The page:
Monday, 14 April 2008

Boredom, paintings, art

Hah, plenty of people seem to be bored of conteporary photography out here. Not very surprised. People have always been bored of contemporary photography at least since the beginning of last century. I'm bored as well. Maybe it's time to bring in that old clash that photography shouldn't try to imitate paintings. Too much painterly stuff out there, when the interesting thing are all those images that you collect with a camera through a viewfinder and you wouldn't conceive on your own or through your eyes.

This reminds me. When I look at this Bruegel painting I can't help but to think...





... that the framing is sort of not perfect. There are chopped trees at both sides and even the people are in a slightly non-optimal position and they are slightly cropped also at the bottom. There are multitude of small scenes and actions going on, just like in daily life. I just guess that the framing and choice of the scene is for enhanced realism.

If we now compare with a photograph by Henri Cartier-Bresson depicting a similar snowy and populated scene...





... well, somehow the composition tries to imitate paintings and it's more clean than Bruegel's. Just because it being a photograph brings the realism that the painter tried to achieve? So painters imitated life, and photographers imitated painters? Aren't we missing something here?

4 comments:

Andrew said...

And I wonder if the reproduction of the Breugel is missing a couple of millimetres at one or more edges... the reproduction here seems to have more space at the bottom (the lower left skater has a reflection) which seems to improve the framing for me.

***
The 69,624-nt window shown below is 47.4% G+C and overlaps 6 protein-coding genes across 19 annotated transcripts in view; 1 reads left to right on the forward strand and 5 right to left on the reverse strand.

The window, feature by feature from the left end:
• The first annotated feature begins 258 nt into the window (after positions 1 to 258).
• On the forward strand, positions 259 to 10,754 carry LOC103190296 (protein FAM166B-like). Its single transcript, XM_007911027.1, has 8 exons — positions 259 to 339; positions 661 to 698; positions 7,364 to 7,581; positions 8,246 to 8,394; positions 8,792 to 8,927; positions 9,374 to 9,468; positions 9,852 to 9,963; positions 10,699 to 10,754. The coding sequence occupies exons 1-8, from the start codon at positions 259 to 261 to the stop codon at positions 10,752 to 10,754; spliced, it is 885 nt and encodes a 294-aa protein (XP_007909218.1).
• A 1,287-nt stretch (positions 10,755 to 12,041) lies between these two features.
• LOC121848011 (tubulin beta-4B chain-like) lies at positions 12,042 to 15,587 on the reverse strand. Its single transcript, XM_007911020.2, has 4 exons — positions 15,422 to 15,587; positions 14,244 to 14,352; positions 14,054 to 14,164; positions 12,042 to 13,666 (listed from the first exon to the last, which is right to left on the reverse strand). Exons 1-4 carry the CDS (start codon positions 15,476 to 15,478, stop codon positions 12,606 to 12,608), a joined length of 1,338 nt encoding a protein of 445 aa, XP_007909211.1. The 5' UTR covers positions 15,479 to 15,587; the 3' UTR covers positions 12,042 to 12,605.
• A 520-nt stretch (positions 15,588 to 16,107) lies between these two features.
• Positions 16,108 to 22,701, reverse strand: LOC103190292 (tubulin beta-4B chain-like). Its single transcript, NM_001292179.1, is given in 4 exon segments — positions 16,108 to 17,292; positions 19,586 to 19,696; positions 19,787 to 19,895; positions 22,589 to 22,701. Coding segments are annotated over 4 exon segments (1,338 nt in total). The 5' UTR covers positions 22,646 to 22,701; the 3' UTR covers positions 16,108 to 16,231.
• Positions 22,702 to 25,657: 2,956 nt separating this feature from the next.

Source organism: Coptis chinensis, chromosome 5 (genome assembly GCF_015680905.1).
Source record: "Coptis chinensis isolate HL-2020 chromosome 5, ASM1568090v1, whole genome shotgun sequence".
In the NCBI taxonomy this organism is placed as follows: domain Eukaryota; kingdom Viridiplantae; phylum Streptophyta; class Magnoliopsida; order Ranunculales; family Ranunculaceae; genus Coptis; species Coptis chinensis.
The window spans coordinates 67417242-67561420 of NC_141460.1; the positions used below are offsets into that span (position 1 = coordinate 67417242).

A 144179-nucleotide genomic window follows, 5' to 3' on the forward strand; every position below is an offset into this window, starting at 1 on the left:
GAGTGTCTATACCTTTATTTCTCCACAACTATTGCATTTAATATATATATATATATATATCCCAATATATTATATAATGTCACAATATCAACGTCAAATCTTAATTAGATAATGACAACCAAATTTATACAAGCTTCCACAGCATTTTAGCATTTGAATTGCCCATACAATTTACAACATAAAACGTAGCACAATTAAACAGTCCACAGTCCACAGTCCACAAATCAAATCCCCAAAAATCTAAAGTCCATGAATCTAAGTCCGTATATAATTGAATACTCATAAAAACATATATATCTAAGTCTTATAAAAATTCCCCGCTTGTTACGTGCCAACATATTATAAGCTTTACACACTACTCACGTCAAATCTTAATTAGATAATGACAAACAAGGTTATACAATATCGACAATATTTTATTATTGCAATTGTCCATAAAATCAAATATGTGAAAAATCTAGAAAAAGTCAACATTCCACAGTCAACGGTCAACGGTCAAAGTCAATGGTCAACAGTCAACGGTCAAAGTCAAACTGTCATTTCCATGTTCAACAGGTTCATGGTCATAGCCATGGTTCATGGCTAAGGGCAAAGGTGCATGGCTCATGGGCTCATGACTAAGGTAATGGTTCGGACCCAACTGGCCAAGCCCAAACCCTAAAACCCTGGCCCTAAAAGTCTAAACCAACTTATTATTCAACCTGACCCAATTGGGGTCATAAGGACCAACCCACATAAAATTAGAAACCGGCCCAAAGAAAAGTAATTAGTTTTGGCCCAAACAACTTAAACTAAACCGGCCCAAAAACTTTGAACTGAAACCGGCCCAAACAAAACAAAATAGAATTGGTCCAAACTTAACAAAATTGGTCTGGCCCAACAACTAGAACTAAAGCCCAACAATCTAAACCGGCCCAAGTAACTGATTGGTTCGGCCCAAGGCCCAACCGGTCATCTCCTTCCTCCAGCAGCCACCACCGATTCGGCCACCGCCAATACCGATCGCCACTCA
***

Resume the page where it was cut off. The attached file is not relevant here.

J. Karanka said...

Yep, there's a bit more in the bottom, but I've not been able to find more at the sides...

Arcady Genkin said...

An interesting comparison. And, an interesting fact that the sub-optimal framing turns out to be caused by a crop of the original painting.

The main difference between photography and paintings is that a photographer works with real time and space, while the painter works with imaginary time and space. No matter how hard either one tries, this distinction cannot be overcome. This is, I think, the defining feature of photography as an art form. That's why too much photoshop turns a photograph into a digital painting.

Compositionally, I don't think there is much difference between photography and painting, though, so I am not sure how much sense it makes to talk about compositional imitation.

I think that the closest photography has come to imitating painting is through using low-detailing optics, like pinhole and monocular, and using optical and motion blurs.

J. Karanka said...

@arcady: still the sides of the painting are messier than the photograph's. I was not that much hinting at whether photography imitates painting or not (some does, some tries not to), but to how the constrains on obtaining realism are different for both. It's easy to create a 'trustable' photograph, but to create a 'trustable' painting you might need to add some additional noise to it. Tomorrow I'll post on how painting imitates photography ;-)